Commentary

Selected Criticism

Title:
Gosse, Sir Edmund (1849–1928)
Author:
King, Jerry F.
Print source:
J.R. LeMaster and Donald D. Kummings, eds., Walt Whitman: An Encyclopedia (New York: Garland Publishing, 1998), reproduced by permission.

A popular British poet, critic, and literary biographer, Sir Edmund Gosse wrote more than sixty books between 1873 and 1928. He is best remembered for his personal memoir, Father and Son (1908).

In 1873 Gosse had sent Walt Whitman a copy of his own first book of poems, On Viol and Flute (1873), together with an effusive letter in which he declared himself to be "the new person drawn toward you . . . I draw only closer and closer to you" (Traubel 245). It was signed, "your sincere disciple" (246). Some years later, in the 1880s, Gosse was on a lecture tour in the United States and was able to visit with Whitman for several hours in his Camden home. By the time of the interview Gosse had apparently become much less enthusiastic about Whitman's poetry. In his essay about their interview, however, Gosse presented a clear and favorable picture of Whitman. He said that he had gone to see him as a "stiff necked unbeliever" but that he left with "a heart full of affection for the beautiful old man" (Critical 100, 106).

Gosse chose not to reveal much about their conversation. He devoted much of the essay to his theory that Whitman's poetry is "[l]iterature in the condition of protoplasm, an intellectual organism so simple that it takes the instant impression of whatever mood approaches it" (97). Gosse saw this as explaining why some readers liked Whitman while they were young but became less enthusiastic as they aged. The essay was not published during Whitman's lifetime. It first appeared in April of 1894 and was included by Gosse in his Critical Kit-Kats (1896). In a conversation with Horace Traubel in 1888 Whitman included Gosse in a list of several British critics who "seem to understand me" (Traubel 245), but in a letter to Richard Bucke in 1889 he characterized Gosse as "one of the amiable conventional wall-flowers of literature" (Whitman 392).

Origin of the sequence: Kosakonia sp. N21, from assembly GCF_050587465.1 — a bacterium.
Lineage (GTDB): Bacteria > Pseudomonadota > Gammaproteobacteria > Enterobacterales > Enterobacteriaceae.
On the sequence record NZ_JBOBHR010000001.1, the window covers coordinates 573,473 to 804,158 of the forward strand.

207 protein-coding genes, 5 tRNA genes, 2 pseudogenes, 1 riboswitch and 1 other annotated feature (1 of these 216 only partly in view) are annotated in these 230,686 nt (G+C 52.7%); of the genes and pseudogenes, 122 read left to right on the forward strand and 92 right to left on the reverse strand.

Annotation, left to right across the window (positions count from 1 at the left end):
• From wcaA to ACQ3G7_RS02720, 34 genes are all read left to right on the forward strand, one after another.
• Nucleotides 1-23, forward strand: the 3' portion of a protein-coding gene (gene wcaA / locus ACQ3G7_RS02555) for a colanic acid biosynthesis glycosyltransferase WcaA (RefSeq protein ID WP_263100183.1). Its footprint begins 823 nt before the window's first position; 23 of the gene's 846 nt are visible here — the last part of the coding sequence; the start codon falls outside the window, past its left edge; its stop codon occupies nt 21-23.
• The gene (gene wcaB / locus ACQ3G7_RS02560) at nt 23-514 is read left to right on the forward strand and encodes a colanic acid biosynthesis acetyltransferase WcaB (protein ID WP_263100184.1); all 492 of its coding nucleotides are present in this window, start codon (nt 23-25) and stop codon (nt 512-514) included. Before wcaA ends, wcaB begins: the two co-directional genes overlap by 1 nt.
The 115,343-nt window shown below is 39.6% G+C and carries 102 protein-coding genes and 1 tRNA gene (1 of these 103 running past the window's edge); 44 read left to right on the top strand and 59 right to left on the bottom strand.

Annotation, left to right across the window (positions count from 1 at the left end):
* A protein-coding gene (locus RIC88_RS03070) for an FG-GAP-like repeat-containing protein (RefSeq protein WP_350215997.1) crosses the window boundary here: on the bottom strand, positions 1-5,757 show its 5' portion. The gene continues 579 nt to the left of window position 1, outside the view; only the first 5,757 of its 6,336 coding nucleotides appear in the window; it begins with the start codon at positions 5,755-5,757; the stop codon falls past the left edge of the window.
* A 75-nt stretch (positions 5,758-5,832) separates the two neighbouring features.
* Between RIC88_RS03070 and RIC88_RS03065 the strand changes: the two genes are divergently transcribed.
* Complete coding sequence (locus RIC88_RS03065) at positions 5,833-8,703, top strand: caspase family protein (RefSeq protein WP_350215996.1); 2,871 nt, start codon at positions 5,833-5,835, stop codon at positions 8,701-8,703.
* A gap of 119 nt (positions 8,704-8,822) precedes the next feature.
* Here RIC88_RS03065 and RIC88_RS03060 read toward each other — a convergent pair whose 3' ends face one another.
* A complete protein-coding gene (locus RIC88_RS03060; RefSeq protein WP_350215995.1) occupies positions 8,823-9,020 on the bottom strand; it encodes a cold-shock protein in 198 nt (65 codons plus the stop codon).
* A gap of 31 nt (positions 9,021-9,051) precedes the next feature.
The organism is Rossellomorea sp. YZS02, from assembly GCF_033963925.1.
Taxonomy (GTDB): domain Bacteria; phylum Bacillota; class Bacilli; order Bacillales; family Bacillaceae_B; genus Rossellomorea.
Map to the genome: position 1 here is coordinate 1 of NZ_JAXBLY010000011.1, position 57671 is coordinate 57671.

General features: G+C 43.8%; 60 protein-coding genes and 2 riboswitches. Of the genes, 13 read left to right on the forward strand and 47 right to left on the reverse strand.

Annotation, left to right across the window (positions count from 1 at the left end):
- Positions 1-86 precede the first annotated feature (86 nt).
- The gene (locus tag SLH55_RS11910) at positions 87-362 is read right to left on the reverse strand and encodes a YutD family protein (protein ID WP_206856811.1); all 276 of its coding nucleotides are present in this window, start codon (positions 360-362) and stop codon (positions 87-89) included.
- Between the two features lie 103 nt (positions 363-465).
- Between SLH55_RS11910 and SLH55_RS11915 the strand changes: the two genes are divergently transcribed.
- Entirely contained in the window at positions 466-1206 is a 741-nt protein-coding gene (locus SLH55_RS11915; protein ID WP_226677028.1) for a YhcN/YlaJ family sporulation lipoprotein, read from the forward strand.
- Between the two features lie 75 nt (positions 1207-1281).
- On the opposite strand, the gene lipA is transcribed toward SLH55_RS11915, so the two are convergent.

Gosse's last word on Whitman was not until 1927. In the last of his books, he concluded a review of John Bailey's new Walt Whitman by saying, "that is really the one subject of Walt Whitman, the masculinity of other men. . . . It is best not to inquire too closely about all this, but to accept Walt Whitman for what he gives . . . the undeniable beauty and originality of his strange unshackled rhapsody" (Leaves and Fruit 211).

Bibliography

Bailey, John. Walt Whitman. New York: Macmillan, 1926.

Barrus, Clara. Whitman and Burroughs, Comrades. Boston: Houghton Mifflin, 1931.

Gosse, Sir Edmund. Critical Kit-Kats. New York: Dodd, Mead, 1896.

———. Leaves and Fruit. London: Heinemann, 1927.

Thwaite, Ann. Edmund Gosse, A Literary Landscape, 1849–1928. London: Seeker and Warburg, 1984.

Traubel, Horace. With Walt Whitman in Camden. Vol. 1. Boston: Small, Maynard, 1906.

Whitman, Walt. The Correspondence. Ed. Edwin Haviland Miller. Vol. 4. New York: New York UP, 1969.

Woolf, James D. Edmund Gosse. New York: Twayne, 1972.


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